Early Signs of Rett Syndrome

Rett syndrome is a neurodevelopmental disorder occurring mostly in females in which the child exhibits reduced muscle tone, autistic-like behaviors, stereotyped hand movements consisting of wringing and waving. It is a rare disorder that affects about 1 out of 10,000 children and is the most genetic causes of severe intellectual disability in females. Due to similarities to autism and cerebral palsy, it is often misdiagnosed.

Signs similar to autism include outburst, eye contact avoidance, lack of social reciprocity, sensory issues and loss of speech. Signs of Rett syndrome similar to cerebral palsy include short stature, difficulty with walking, gait movement difficulties and delayed ability to walk.

Typically, children born with Rett syndrome develop normally until the age of 6 and 18 months and reach typical development milestones including eye contact, rolling over and grasping objects. As children grow, motor development begins to slow such as walking and muscle movement. The first signs is usually the loss of muscle tone where the child’s arms and legs appear “floppy.”

Other early signs include:

  • Loss of communication abilities
  • Unusual eye movement
  • Breathing problems
  • Irritable and crying often
  • Intellectual disability
  • Seizures
  • Scoliosis
  • Sleep disturbance
  • Irregular heartbeat
More Resources on Rett Syndrome

Over 30 Online Resources on Rett Syndrome

 

Over 30 Online Resources on Rett Syndrome

 

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So much has been written on the subject of Autism, but how much do you know about Rett Syndrome? This disorder fall under the autism spectrum disorder category due to similar traits and characteristics.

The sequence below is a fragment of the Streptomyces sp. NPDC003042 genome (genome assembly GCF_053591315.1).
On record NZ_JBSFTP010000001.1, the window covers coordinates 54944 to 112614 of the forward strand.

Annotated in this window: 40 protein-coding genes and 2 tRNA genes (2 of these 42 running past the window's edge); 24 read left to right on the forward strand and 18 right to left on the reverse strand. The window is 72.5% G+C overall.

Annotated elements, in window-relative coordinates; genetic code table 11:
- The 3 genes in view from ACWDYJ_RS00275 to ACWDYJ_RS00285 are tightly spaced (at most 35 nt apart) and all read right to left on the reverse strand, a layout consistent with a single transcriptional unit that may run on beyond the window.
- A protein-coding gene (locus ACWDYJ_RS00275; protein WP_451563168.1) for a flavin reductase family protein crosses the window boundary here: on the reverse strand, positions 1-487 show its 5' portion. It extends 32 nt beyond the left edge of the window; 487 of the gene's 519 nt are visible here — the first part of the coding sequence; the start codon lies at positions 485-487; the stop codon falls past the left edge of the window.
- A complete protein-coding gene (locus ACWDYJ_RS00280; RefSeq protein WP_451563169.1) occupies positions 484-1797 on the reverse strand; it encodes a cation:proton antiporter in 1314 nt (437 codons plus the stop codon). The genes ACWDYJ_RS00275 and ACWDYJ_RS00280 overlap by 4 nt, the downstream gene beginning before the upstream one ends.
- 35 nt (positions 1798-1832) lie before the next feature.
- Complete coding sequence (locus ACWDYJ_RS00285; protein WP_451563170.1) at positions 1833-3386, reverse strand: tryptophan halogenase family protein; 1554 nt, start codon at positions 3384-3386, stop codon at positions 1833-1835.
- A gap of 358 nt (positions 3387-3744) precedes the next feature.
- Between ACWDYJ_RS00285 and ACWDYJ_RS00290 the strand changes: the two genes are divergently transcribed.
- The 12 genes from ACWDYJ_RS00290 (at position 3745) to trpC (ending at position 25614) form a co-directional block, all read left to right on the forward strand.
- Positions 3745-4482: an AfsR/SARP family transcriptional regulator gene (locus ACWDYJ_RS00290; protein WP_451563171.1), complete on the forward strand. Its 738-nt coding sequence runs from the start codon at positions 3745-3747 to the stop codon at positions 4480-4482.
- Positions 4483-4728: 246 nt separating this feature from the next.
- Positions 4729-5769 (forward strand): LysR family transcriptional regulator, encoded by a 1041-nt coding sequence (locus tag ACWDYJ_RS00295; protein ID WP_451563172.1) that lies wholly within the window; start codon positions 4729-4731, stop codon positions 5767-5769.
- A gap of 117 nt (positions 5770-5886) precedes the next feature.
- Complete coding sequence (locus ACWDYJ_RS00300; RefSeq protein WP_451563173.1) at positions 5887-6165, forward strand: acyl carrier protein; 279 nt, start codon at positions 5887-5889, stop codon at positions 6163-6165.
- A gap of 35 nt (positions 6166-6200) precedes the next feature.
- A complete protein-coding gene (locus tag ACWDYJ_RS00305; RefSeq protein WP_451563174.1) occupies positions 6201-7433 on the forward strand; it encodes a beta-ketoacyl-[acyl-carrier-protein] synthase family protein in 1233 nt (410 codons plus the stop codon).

Rett Syndrome is a neuro-developmental rare disorder that affects primarily girls. Discovered by Andreas Rett who described the symptoms as wasting and slow growth. Rett Syndrome is rare and occurs in 1 out of 23,000 births. The disorder consists of four stages:
Stage 1: Generally begins between the ages of 6 and 18 months. Gross motor skills begin to slow down and stagnates
Stage 2: Between the age of 1 and 3 years, will regress and lose any skills that were previous acquired.
Stage 3: During this stage, apaxia becomes apparent. Seizures become common and gross motor skills deteriorate.
Stage 4. Loses all gross motor skills and generally uses a wheelchair.

Symptoms

  • Difficulty in coordination
  • Loss of communication skills
  • Dyspraxia
  • Severe motor disabilities
  • Abnormal hand movement
  • Breathing abnormalities
  • Cold hands and feet
  • Apraxia
Similar in Autism Characteristics include:
  • Screaming
  • Crying
  • Hyperventilation
  • Lack of eye contact
Similarities in cerebral palsy include:
  • Hypotonia
  • Gait difficulties
  • Spasticity
  • Teeth-grinding

Medical Sites

Boston Children’s Hospital
Cleveland Clinic
Mayo Clinic
MedicineNet.com
Medscape
National Institute of Neurological Disorders and Strokes
National Organization for Rare Disorder
Science Daily
WebMD
Wikipedia

Organizations and Foundations

Girl Power 2 Cure
Kate Foundation
New Jersey Rett Syndrome Association
Northwest Rett Syndrome Foundation
Rett Syndrome.org
Southeastern Rett Syndrome Alliance

Twitter

Rett Girl
Rett Syndrome GP2C
Rett Syndrome News
Rett UK

Facebook

Cure Rett
Ontario Rett Syndrome Association
Rett Syndrome of Ireland

Blogs

Grace for Rett
Jessica’s Journey with Rett Syndrome
Living with Rett Syndrome
My Silent Angel’s Fight

Teaching Strategies

ACC for Children Who Have Rett Syndrome
Multi-Model Communication Strategies
Rett Syndrome: Teacher Tools
Some Rett Syndrome Tips

You Tube Video’s